13th over: England 62-2 (Vince 11, Billings 4) Cummins kept himself on – what is this, the Ashes? – and Roy kept playing and missing. One of the commentators revealed that he had now missed 21 times in 45 balls. He managed two more misses after that, in fact three including the ball that did for him. Billings looks better already: he lets a wide go by and then hits a four, punched past mid-off.
Got him! Roy moves over to off stump, tries something wristy, misses and looks plumb. Only the height can save him, and it’s umpire’s call as HawkEye shows the ball brushing the bails.
12th over: England 56-1 (Roy 33, Vince 10) Five off the over from Abbott, who tries to interest Cummins in a review for LBW as an attempted yorker thuds into the bottom of Roy’s pad. Cummins is unconvinced, rightly as it’s going down, and the umpire decides Roy has got some bat on it anyway – or perhaps forgets to signal leg-bye.
11th over: England 51-1 (Roy 32, Vince 6) Hazlewood takes his sweater (5-0-18-1) and Cummins fancies a change of ends. Roy resumes playing-and-missing but manages to pick up a two with that flick of his. The required rate is already about eight and a half.
We have an email! “You’ve not heard from me for a while,” says Damian Burns, “but as we speak another British team are playing an ICC-recognised game of cricket. St Helena, a British Overseas Territory with a population of just 4000, are competing in the ICC Men’s T20 World Cup Sub Regional Africa A Qualifier in Rwanda.” That is quite the title.
“Their first game against the mighty Kenya was drawn due to rain, and the boys learned some hard lessons about playing on a difficult turf wicket in a loss to home nation Rwanda in the second game. However, the guys bounced back yesterday in a spectacular 2 run victory against the Seychelles. Live now is our fourth game against Lesotho, before we face Mali this afternoon.” Great stuff.
10th over: England 49-1 (Roy 30, Vince 6) Vince, facing Abbott, plays and misses yet again before finally remembering that he’s James Vince and cutting for three. The powerplay ends with Australia well on top but England hanging in there. The sun is half-out, so England’s blushes are not about to be spared by the rain.
9th over: England 45-1 (Roy 29, Vince 3) Roy has found his touch, to the point where he can take a length ball from Hazlewood, on off stump, and time it past mid-on. He has now added 30 in a useful little stand with extras.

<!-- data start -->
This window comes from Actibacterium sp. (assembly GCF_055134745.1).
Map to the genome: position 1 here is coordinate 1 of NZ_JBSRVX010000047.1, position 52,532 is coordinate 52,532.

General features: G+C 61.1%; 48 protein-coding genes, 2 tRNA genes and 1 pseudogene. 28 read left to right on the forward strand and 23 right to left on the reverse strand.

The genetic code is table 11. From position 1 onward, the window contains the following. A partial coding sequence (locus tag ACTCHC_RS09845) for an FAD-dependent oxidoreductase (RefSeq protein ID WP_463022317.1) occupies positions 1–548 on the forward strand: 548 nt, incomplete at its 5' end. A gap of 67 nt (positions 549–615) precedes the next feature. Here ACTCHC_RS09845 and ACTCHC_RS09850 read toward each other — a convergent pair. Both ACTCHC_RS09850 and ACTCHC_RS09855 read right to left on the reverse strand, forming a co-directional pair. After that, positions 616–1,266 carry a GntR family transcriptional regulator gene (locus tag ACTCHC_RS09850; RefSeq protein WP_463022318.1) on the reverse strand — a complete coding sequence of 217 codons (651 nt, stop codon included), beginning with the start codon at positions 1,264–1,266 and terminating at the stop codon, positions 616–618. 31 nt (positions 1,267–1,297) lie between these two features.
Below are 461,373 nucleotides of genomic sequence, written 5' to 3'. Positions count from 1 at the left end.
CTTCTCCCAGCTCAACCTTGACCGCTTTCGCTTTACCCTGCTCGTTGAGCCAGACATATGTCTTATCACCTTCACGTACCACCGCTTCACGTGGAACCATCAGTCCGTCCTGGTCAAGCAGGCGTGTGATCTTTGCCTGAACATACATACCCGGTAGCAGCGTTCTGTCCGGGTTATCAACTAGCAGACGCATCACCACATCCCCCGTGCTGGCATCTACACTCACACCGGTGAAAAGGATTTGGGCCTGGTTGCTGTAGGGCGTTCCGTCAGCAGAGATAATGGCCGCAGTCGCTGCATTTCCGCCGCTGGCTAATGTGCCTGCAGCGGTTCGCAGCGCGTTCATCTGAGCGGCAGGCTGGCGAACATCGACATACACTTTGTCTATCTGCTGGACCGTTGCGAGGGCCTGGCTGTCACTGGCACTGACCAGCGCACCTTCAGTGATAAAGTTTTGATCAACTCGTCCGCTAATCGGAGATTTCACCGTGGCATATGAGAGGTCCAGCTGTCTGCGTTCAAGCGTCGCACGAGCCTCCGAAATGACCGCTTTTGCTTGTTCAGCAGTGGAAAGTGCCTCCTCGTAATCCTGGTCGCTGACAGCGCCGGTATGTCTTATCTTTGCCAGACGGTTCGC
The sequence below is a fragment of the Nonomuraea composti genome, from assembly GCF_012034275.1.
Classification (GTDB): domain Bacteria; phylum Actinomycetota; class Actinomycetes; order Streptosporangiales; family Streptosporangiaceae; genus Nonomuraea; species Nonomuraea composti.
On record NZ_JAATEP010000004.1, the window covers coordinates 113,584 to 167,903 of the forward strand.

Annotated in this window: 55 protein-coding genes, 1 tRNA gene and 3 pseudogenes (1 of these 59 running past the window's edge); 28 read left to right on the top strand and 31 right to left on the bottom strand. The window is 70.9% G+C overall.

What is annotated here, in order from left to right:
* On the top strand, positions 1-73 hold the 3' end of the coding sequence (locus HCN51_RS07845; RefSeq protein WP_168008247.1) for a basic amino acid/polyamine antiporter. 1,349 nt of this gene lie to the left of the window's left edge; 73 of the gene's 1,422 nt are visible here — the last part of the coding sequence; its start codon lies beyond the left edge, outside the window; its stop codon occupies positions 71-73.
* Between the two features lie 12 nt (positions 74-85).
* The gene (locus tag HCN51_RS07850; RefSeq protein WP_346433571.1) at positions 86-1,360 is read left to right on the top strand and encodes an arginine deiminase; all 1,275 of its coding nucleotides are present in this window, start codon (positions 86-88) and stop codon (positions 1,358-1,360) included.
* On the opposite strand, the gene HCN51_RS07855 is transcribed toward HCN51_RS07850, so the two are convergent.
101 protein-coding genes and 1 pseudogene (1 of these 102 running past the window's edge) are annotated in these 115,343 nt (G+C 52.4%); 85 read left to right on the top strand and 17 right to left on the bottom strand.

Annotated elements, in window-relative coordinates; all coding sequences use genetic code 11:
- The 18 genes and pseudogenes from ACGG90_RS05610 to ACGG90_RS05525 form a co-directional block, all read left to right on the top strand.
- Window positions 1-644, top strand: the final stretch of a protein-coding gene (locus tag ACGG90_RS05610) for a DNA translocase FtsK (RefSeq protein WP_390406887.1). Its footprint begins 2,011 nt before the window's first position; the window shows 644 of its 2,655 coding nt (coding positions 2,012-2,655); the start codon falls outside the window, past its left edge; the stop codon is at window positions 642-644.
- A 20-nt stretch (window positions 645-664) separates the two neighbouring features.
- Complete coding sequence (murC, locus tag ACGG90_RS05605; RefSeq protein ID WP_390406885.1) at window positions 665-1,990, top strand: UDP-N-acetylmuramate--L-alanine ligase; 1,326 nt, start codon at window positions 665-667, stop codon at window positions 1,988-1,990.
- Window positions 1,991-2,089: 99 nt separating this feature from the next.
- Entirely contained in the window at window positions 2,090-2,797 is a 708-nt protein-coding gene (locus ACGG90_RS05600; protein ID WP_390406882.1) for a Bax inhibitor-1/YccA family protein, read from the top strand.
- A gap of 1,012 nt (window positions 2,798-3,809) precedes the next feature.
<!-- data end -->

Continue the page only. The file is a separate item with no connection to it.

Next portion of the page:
8th over: England 38-1 (Roy 24, Vince 2) Cummins takes himself off and turns to Sean Abbott, who starts well (four dots) before letting Roy escape with two fours, a cover punch and a flick through midwicket. At the age of 30, Abbott is playing only his eighth ODI.
7th over: England 32-1 (Roy 17, Vince 2) Vince, facing Hazlewood, gets bat on ball for once and almost perishes as an inside edge pops up towards square leg but lands just short. Serves Cummins right for not having a short leg. Vince celebrates by taking a scrappy single to mid-off. His timing, usually so effortless, has deserted him tonight.
6th over: England 30-1 (Roy 16, Vince 1) Cummins keeps himself on and starts with a wide to Roy that is so wide, down the leg side, that it goes for four byes to boot. Cummins is finding movement and beating the bat but bowling too short to find the edge. There’s a second wide soon afterwards, and then a third. England are getting ’em in extras! Eleven so far.
5th over: England 23-1 (Roy 16, Vince 1) England could do with a boundary, and J-Roy supplies one, pinging a flick off Hazelwood. Vince still can’t buy a run (1 off 11). An ad on the pitch says “Bat. Bowl. Dettol.” which may be the silliest three-word slogan since “Take back control”.
4th over: England 17-1 (Roy 11, Vince 1) Too good from Cummins too: a maiden! To Vince, who was beaten on the inside edge, then the outside edge, then the inside edge again, more painfully. Game off.
3rd over: England 17-1 (Roy 11, Vince 1) Too good from Hazlewood, a Test bowler with Test figures this evening (2-0-5-1). Shame about Malan, who was England’s best bet for a designated driver to make 130 off 100 balls. That role now beckons to James Vince, who did get a hundred two games ago in his own personal timeline.